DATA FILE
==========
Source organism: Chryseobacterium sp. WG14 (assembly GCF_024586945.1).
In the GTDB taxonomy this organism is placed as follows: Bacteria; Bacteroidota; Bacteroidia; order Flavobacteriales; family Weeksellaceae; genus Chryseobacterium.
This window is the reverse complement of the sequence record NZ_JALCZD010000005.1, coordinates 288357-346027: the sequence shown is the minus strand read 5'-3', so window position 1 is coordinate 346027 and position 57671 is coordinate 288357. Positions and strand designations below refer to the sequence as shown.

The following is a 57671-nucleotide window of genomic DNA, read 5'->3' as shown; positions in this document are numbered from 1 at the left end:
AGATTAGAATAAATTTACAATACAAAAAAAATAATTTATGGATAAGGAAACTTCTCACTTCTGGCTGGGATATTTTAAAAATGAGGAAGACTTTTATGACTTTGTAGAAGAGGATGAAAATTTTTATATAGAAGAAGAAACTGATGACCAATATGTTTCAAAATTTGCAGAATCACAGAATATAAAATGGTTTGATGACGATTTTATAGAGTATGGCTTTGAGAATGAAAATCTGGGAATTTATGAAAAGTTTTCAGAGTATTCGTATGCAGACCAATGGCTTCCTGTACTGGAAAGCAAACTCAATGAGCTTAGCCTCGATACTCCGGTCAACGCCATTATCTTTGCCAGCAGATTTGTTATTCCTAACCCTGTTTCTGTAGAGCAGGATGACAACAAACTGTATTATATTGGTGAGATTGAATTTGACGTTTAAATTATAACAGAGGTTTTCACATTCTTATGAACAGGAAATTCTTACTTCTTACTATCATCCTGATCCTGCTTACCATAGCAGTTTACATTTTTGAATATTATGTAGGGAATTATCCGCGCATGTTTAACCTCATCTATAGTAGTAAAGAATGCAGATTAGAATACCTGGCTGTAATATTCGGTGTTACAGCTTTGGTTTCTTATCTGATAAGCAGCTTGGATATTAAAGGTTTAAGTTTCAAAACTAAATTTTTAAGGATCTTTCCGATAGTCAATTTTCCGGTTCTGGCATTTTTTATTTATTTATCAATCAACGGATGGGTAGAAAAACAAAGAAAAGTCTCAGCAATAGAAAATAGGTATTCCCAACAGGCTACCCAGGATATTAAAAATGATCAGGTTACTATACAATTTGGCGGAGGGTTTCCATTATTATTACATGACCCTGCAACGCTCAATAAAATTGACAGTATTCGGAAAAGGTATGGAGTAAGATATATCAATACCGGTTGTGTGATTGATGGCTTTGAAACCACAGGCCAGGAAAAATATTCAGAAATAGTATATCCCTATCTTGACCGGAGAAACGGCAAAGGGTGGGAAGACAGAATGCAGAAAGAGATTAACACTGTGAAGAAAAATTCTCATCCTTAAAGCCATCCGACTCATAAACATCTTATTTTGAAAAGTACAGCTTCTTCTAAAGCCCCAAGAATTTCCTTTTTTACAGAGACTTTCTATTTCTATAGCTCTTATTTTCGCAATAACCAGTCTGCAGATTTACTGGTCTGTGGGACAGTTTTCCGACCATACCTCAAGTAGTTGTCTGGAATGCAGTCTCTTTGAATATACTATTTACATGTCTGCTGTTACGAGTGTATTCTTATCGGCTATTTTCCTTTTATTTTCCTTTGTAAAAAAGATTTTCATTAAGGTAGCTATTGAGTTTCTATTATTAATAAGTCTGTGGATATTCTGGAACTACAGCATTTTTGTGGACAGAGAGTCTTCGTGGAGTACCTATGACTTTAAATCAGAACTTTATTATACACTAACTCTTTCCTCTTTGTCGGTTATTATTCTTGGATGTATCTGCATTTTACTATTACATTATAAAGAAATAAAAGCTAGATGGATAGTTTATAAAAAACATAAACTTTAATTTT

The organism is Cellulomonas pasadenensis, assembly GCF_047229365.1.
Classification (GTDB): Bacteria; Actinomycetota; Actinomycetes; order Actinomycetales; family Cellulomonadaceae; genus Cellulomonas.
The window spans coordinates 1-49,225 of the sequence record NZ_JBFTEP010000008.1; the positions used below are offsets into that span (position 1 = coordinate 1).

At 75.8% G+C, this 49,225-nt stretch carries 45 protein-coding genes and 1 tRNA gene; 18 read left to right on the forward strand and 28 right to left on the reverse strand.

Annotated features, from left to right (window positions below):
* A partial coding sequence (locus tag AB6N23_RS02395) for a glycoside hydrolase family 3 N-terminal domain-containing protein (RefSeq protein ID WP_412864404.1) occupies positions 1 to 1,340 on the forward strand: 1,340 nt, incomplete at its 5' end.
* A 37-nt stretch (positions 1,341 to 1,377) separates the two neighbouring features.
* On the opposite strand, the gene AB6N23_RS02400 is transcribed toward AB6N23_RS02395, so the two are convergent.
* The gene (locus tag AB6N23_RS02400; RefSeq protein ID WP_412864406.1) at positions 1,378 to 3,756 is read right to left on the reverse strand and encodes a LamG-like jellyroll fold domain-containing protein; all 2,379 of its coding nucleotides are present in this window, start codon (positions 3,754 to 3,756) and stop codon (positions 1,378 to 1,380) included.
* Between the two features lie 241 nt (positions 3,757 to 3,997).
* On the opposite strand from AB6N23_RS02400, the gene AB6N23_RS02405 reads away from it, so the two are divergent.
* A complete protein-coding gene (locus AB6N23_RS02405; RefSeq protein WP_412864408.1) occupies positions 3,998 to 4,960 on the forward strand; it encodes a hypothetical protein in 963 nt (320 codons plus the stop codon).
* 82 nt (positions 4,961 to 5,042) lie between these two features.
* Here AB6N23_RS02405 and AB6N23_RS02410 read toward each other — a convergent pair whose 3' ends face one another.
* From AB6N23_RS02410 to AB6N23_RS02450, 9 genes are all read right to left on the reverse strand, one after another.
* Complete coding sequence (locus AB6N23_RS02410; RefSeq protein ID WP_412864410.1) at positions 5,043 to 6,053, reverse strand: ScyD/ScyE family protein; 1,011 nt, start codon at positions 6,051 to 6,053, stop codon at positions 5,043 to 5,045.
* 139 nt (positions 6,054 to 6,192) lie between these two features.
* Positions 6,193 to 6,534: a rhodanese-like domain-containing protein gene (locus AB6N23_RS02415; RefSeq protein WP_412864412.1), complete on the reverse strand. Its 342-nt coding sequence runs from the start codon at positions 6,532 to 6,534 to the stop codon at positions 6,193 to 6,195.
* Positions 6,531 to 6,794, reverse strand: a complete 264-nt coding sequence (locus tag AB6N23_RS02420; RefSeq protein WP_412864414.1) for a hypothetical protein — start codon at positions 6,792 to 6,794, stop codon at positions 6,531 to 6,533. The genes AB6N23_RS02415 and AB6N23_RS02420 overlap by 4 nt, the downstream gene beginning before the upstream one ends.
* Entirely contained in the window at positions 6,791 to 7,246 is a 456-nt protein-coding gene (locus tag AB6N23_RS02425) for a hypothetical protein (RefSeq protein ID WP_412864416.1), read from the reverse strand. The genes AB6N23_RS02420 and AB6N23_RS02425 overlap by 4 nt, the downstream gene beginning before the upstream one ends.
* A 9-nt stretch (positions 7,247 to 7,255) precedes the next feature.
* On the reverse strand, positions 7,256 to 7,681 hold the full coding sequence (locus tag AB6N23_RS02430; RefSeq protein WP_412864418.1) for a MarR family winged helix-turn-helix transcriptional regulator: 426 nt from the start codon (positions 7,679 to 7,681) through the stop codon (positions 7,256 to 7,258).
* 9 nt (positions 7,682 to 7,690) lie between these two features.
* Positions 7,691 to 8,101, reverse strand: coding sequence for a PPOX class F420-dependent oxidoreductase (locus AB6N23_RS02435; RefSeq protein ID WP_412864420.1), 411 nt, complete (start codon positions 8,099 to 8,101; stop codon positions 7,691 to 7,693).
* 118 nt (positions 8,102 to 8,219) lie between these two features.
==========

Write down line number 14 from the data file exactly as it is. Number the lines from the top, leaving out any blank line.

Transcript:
* The gene (locus tag AB6N23_RS02400; RefSeq protein ID WP_412864406.1) at positions 1,378 to 3,756 is read right to left on the reverse strand and encodes a LamG-like jellyroll fold domain-containing protein; all 2,379 of its coding nucleotides are present in this window, start codon (positions 3,754 to 3,756) and stop codon (positions 1,378 to 1,380) included.